Tasmania passes landmark transgender rights reforms

Tasmania gender recognition

Sweeping reforms to extend gender recognition law reforms have been passed in Tasmania, Australia, despite opposition from the state government.

The Australian state’s parliament passed a bill on Wednesday (April 10) to permit people 16 or older to change their registered gender, removing requirements for transgender people to undergo surgery in order to have their legal gender recognised.

The landmark reforms also boost anti-discrimination protections for trans people, and give new parents the option to leave gender off of birth certificates.

The bill passed by a vote of 13-12, after Liberal Party of Australia speaker Sue Hickey sided with opposition Labor and Greens MPs in backing reforms against the wishes of the Liberal government.

Tasmania’s new transgender reforms are ‘world-leading’

Transgender campaigners celebrated the victory on Wednesday.

Transforming Tasmania spokesperson, Martine Delaney, said: “This is a historic day for transgender and gender diverse people, not only in Tasmania but around the world.

“This legislation ranks among the most inclusive and equitable in the world.

“Today I feel prouder to be a Tasmanian than I have ever felt before.”

— Martine Delaney

“I thank all those MPs and members of the community who have contributed to the enactment of these historic new laws.”

“Today I feel prouder to be a Tasmanian than I have ever felt before.”

A spokesperson for Tasmanian Families for Transgender Kids, Candace Harrington, said: “Parents of transgender and gender diverse kids are just so happy that our kids will no longer face legal discrimination and will be able to live their lives true to themselves.

“We are over the moon about these landmark reforms and are deeply grateful to all those politicians who have listened to our stories and supported us along the way.

“My message to other parents around Australia is to tell your personal stories as we have done. We overcame prejudice and politics and you can too.”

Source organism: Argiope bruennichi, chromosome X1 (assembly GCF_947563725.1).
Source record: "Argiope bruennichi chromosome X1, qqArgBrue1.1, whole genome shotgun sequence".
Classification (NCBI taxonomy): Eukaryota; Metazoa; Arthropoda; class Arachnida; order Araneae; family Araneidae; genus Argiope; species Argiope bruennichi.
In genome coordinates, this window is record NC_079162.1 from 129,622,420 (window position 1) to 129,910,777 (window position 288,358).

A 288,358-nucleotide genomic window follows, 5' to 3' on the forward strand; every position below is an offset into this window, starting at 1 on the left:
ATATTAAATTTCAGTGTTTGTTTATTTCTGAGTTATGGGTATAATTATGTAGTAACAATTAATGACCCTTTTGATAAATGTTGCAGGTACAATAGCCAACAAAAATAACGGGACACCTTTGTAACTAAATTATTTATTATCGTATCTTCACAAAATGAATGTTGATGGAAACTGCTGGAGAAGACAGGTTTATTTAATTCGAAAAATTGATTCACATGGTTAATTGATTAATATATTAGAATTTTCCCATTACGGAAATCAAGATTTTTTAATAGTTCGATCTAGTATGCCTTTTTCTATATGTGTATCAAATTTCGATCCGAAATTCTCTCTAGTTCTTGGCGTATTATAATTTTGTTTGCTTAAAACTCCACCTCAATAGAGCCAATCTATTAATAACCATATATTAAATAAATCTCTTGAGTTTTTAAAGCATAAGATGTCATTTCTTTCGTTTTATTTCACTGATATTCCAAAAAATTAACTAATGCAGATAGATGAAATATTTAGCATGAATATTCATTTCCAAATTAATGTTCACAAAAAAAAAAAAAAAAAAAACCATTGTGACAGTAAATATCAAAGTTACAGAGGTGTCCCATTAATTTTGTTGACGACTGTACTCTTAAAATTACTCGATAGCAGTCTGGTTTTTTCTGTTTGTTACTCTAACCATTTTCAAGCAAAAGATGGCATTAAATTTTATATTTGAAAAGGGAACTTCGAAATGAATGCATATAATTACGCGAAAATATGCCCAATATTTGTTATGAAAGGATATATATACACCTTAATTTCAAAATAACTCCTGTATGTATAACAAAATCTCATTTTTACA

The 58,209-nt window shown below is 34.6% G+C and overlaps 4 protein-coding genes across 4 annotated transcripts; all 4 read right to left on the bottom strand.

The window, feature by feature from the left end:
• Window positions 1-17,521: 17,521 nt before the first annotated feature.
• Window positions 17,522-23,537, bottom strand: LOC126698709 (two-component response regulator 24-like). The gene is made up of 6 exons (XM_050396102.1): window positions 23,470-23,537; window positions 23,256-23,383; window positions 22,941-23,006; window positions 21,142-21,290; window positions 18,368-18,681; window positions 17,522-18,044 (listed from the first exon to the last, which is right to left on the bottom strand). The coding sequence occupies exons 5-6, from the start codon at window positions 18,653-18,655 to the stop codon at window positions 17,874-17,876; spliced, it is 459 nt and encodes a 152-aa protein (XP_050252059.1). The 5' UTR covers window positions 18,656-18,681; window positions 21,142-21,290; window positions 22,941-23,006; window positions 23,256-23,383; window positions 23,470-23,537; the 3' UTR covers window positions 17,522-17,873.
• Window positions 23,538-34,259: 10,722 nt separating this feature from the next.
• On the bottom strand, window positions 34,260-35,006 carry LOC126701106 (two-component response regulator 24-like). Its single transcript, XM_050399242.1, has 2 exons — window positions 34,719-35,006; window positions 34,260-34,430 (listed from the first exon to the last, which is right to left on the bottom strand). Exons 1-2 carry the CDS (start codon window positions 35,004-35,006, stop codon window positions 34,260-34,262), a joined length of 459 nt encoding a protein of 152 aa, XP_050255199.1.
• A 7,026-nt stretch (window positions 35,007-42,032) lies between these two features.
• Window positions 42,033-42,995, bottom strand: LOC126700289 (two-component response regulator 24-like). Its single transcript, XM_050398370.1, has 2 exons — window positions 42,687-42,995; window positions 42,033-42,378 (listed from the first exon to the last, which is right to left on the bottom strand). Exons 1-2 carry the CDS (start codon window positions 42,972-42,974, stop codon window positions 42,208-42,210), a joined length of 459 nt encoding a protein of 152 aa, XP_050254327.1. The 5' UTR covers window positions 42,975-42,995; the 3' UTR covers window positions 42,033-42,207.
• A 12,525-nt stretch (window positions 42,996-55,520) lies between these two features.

State government claimed ‘highly problematic’ law would have dire consequences

Premier of Tasmania and the state’s Liberal Party leader Will Hodgman previously hit out at opposition from Labor and the Greens for “hijacking” the parliamentary agenda, claiming the bill includes “legally untested, unconsulted and highly problematic changes that we could not support.”

However, Transforming Tasmania’s Roen Meijers said: “I am confident none of the supposedly dire consequences predicted by the Government will come to pass and that this reform will have nothing but a positive impact.”

Premier of Tasmania Will Hodgman opposed the reforms

Premier of Tasmania Will Hodgman opposed the reforms (Rob Blakers/Getty)

Meijers added: “Young transgender and gender diverse Tasmanians will grow up in a different world from the one we have known because the law will respect and protect who they are.

“I am so impressed by those trans and non-binary folk who have bravely told their stories and who have endured the hate campaigns we have seen in recent months.

“I hope our achievement inspires the rest of the nation to move quickly towards the reforms that are so overdue in this country.”

Tasmania was the last Australian state to decriminalise gay sex, doing so in 1997. Prior to that, gay sex could be punished with up to 21 years in jail.